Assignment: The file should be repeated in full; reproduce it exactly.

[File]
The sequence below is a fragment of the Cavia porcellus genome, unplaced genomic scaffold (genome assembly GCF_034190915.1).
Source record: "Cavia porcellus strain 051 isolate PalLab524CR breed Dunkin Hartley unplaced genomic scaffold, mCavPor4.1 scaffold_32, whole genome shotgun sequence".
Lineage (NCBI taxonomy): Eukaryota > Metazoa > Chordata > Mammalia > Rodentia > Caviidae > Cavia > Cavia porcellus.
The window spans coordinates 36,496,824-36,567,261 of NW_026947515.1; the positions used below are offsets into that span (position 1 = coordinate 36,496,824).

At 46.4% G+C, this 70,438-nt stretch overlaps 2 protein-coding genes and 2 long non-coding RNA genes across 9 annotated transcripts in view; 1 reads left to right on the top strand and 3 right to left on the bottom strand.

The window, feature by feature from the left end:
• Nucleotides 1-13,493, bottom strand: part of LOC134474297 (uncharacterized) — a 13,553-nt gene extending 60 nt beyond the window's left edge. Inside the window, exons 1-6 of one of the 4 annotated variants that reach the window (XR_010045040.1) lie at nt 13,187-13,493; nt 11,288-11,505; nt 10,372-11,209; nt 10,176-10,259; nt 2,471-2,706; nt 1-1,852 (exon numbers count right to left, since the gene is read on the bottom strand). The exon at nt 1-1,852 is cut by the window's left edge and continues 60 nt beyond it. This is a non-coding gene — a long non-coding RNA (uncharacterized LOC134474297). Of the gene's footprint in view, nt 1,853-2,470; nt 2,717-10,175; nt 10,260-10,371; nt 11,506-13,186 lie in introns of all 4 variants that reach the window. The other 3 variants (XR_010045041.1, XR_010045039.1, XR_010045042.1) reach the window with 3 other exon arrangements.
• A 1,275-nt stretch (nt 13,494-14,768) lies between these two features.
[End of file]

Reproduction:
The sequence below is a fragment of the Cavia porcellus genome, unplaced genomic scaffold (genome assembly GCF_034190915.1).
Source record: "Cavia porcellus strain 051 isolate PalLab524CR breed Dunkin Hartley unplaced genomic scaffold, mCavPor4.1 scaffold_32, whole genome shotgun sequence".
Lineage (NCBI taxonomy): Eukaryota > Metazoa > Chordata > Mammalia > Rodentia > Caviidae > Cavia > Cavia porcellus.
The window spans coordinates 36,496,824-36,567,261 of NW_026947515.1; the positions used below are offsets into that span (position 1 = coordinate 36,496,824).

At 46.4% G+C, this 70,438-nt stretch overlaps 2 protein-coding genes and 2 long non-coding RNA genes across 9 annotated transcripts in view; 1 reads left to right on the top strand and 3 right to left on the bottom strand.

The window, feature by feature from the left end:
• Nucleotides 1-13,493, bottom strand: part of LOC134474297 (uncharacterized) — a 13,553-nt gene extending 60 nt beyond the window's left edge. Inside the window, exons 1-6 of one of the 4 annotated variants that reach the window (XR_010045040.1) lie at nt 13,187-13,493; nt 11,288-11,505; nt 10,372-11,209; nt 10,176-10,259; nt 2,471-2,706; nt 1-1,852 (exon numbers count right to left, since the gene is read on the bottom strand). The exon at nt 1-1,852 is cut by the window's left edge and continues 60 nt beyond it. This is a non-coding gene — a long non-coding RNA (uncharacterized LOC134474297). Of the gene's footprint in view, nt 1,853-2,470; nt 2,717-10,175; nt 10,260-10,371; nt 11,506-13,186 lie in introns of all 4 variants that reach the window. The other 3 variants (XR_010045041.1, XR_010045039.1, XR_010045042.1) reach the window with 3 other exon arrangements.
• A 1,275-nt stretch (nt 13,494-14,768) lies between these two features.